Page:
So if I had been smart, I would have done this whole "write a book in a month" thing in the privacy of my little room. And if I finished, then I would have told the world that I was done.

But that's the rub isn't it? It's easier to give up when no one is watching.

And since you guys are watching, I pushed through. It was sloppy, messy and painful (get your head out of the gutter!). Once I'm ready to revise, I may lose half of those words. But at least I have something to edit.

Day 7's total: 2,104
Overall: 18,694

Just Write and remember...

Fight the good fight!

Wednesday, November 7, 2012

Day 6: NaNoWriMo 2012

No life lessons in this post...

And that's the thing about writing... most of the time, the magic of writing isn't that magical. I'm sure you've heard the saying about 5% inspiration, 95% persperation? Well, it's a good approximation. Although, I do believe that coffee accounts for 10% and Nutella another 5%... good chocolate should account for another 10%. Snack. Snacks are good for 7.5%... but I digress.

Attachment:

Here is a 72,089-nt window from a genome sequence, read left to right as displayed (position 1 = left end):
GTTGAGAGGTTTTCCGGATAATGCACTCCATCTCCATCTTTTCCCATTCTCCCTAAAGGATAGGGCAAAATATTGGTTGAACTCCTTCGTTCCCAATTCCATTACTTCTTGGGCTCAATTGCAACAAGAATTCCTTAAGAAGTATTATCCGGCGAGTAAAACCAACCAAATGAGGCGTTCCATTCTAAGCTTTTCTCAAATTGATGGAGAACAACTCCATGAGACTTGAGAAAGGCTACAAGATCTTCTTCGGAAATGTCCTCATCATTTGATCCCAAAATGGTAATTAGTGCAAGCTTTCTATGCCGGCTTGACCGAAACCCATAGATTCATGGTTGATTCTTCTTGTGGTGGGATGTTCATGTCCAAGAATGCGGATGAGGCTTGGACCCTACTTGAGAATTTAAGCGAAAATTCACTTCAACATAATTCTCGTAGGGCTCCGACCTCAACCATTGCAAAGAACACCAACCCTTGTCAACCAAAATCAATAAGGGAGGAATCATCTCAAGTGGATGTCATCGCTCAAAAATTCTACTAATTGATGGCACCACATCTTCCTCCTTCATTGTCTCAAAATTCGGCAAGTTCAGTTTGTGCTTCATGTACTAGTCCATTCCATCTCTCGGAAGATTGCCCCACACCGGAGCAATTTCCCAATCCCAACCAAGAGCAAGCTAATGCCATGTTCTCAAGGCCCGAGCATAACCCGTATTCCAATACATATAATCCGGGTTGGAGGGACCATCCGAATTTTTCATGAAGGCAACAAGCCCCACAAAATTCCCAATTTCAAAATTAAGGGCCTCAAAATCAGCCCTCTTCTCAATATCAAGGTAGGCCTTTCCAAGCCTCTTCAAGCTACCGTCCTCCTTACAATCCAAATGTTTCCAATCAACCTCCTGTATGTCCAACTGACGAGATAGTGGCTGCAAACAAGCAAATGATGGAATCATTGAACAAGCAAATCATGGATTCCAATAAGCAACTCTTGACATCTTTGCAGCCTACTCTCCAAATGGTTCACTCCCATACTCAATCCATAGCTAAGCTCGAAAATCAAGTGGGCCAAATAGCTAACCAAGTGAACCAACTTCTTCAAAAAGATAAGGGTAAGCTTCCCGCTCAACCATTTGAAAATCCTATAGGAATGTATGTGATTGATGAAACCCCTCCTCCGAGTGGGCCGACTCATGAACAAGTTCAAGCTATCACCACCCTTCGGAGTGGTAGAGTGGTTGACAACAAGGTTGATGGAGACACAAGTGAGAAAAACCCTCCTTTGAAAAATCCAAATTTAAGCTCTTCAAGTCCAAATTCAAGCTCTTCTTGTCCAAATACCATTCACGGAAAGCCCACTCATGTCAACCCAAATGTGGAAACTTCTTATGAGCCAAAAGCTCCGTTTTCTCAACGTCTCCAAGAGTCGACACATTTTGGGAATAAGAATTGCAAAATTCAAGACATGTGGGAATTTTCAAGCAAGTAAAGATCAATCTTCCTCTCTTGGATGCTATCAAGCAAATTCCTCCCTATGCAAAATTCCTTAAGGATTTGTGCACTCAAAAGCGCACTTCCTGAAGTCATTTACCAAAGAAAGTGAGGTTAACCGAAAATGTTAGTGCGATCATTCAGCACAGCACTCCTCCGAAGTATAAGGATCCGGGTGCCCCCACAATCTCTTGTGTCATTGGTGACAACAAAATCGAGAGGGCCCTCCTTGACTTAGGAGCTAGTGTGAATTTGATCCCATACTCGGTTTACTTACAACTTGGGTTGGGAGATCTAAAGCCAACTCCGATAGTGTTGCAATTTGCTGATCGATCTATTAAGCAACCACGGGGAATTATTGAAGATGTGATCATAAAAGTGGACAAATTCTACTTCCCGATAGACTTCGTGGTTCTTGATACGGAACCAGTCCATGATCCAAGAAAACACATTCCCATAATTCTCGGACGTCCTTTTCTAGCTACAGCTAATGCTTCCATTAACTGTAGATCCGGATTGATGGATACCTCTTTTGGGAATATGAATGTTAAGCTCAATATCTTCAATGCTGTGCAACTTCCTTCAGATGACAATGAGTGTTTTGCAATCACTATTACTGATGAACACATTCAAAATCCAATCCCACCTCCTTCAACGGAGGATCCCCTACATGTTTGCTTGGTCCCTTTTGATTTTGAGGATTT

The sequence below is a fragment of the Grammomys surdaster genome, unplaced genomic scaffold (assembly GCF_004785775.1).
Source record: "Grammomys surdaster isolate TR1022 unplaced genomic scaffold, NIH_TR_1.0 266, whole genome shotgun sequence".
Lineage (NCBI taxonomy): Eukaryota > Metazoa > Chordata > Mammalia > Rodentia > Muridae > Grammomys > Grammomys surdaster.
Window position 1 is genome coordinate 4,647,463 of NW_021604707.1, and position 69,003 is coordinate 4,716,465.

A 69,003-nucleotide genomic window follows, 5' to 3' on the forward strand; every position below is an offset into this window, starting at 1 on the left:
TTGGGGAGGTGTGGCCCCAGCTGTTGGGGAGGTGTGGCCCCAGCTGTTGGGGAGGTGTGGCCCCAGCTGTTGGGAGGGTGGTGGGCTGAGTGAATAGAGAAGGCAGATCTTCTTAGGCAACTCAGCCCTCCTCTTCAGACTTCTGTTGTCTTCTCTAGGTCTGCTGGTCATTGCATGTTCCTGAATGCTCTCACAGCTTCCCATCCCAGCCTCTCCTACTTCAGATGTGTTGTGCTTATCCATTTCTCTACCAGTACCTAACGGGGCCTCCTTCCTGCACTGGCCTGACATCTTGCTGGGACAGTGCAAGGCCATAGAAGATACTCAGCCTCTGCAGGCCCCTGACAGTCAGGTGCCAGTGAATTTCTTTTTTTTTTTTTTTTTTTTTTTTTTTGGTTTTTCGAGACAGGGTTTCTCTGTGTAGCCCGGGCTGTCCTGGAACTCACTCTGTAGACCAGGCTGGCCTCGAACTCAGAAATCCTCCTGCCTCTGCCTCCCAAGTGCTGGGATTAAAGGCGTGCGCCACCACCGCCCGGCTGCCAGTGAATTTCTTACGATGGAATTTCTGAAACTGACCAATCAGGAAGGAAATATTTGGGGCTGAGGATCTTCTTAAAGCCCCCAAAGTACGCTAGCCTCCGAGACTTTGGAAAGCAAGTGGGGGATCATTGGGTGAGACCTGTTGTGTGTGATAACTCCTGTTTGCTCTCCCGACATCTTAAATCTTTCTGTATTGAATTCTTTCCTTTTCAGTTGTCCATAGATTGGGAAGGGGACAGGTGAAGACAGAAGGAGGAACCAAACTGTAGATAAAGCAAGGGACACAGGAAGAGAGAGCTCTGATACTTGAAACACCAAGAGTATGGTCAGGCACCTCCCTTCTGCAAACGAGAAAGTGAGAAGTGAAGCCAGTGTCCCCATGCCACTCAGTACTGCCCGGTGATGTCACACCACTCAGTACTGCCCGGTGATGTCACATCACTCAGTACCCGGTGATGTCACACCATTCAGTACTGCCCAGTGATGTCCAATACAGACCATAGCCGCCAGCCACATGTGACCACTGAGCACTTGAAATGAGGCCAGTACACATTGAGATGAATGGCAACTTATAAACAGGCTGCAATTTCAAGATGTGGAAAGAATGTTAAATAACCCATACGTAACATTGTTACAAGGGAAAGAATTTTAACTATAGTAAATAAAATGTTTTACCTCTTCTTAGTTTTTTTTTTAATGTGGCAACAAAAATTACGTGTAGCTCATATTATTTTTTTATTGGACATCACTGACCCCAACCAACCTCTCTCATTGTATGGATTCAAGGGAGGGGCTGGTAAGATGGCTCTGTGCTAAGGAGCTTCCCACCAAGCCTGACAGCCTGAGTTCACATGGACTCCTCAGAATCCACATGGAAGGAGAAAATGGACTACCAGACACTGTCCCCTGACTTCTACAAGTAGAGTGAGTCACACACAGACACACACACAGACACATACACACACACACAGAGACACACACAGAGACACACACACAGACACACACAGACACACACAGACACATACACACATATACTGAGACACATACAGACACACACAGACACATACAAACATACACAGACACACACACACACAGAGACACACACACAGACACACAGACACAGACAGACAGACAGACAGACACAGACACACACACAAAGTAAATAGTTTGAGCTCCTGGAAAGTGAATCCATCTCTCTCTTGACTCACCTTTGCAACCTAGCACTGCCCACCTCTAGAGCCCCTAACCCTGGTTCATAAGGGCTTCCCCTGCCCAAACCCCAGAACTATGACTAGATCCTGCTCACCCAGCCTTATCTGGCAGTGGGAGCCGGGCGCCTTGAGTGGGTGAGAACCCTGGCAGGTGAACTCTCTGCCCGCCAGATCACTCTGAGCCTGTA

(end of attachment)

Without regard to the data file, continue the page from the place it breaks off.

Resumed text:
All kidding aside, writing may be an art, but art can only be produced by the same methods that you produce anything in life.

If you want to have a vegetable garden, you can't just be inspired by the though of fresh veggies. You have to treat that soil, take care of the insects and snails, water the soil, manage the weeds and so on.

The basic principle is hard work and discipline. Because if your butt isn't in the seat, and if your fingers aren't moving on that keyboard, then words don't show up on your manuscript.

Speaking of words...

Day 6's total: 2,573
Overall: 16,590

Just Write!

It's not easy. I get it--trust me. Life gets in the way. But that's what we have to do. Otherwise, we would all be lawyers :)